Do you have a workflow for creating blog posts? Or are you one of those people who just sits down to write and out comes a post? I've never been one of those people. The writer in me and the editor in me have a tendency to clash. The writer wants to get something down on the page and the editor keeps slowing the writer down to go back and correct something. I needed to develop a process for creating content.
Over the years I've developed a process for writing posts that lets the writer and editor both do their thing without getting in the way of each other. It's been helping me write what I hope are better and more remarkable posts and is also helping me be more productive. The idea is to separate each of the tasks involved in creating a post and work on each task one at a time.
Let's go over each of the steps and then try to put them all together.
Brainstorm Post Ideas
The first step is to collect ideas. You want to collect every idea no matter how silly it might. Those "not so great" ideas are part of the process and many can be turned into good ideas later. I like to keep all my ideas in a single place so when I'm ready for the next step they're all easily accessible.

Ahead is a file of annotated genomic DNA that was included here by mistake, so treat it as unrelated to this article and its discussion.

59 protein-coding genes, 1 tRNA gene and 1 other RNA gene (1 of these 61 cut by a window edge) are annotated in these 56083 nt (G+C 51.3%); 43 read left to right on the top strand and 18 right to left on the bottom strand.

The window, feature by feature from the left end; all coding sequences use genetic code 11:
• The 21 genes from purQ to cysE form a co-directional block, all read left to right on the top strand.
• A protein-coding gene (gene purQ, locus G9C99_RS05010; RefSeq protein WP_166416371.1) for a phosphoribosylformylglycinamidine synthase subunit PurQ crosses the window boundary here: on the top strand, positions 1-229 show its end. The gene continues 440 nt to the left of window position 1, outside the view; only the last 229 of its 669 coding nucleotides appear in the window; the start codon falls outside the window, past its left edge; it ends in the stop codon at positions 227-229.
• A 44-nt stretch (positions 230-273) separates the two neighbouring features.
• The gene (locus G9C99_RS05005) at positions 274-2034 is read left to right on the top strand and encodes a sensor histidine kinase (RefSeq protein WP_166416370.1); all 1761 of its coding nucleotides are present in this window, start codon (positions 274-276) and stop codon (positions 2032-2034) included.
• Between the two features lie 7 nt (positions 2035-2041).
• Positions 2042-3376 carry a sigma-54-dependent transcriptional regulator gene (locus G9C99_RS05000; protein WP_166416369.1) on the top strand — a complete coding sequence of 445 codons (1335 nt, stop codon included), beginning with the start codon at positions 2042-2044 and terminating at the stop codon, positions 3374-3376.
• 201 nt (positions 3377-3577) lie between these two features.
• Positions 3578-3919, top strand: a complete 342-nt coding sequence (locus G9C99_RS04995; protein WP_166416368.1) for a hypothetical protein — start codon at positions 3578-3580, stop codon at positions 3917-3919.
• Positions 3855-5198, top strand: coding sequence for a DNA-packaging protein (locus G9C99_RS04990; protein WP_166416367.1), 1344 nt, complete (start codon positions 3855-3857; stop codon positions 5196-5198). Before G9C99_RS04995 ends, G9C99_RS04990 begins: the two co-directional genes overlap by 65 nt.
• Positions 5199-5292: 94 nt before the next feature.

All you need to do is write down an idea or a title. If you want make a quick note or two. You're not trying to flesh anything out at this stage. If you do have some thoughts beyond the idea go ahead and add them, but don't feel like you have to.
Mindmapping can work wonders when it comes to generating new ideas.
Create an Outline
During this stage of the process grab one of your ideas and make a simple outline for what you think you'll include in the post. Here's the simple outline I created for this post.
- make notes and gather information
- write post
- create collateral materials
- proof and edit
- time management
Each item in your outline will likely end up being a heading in your post. Sometimes my outline contains 3 or 4 items and other times it has more like here. Your outline might change as you develop your post, which is ok. If you scan the headings of this post you can see they aren't exactly the same as the outline above. The idea is to five yourself a structure for starting.
Make Notes and Gather Information
Once you have an outline in place begin to flesh it out by making notes about each section. You can flesh sections out in any order. You're not trying to write complete sentences here. It's more akin to brainstorming. Just write down a few or as many points as you think you might want to make for each part of your outline.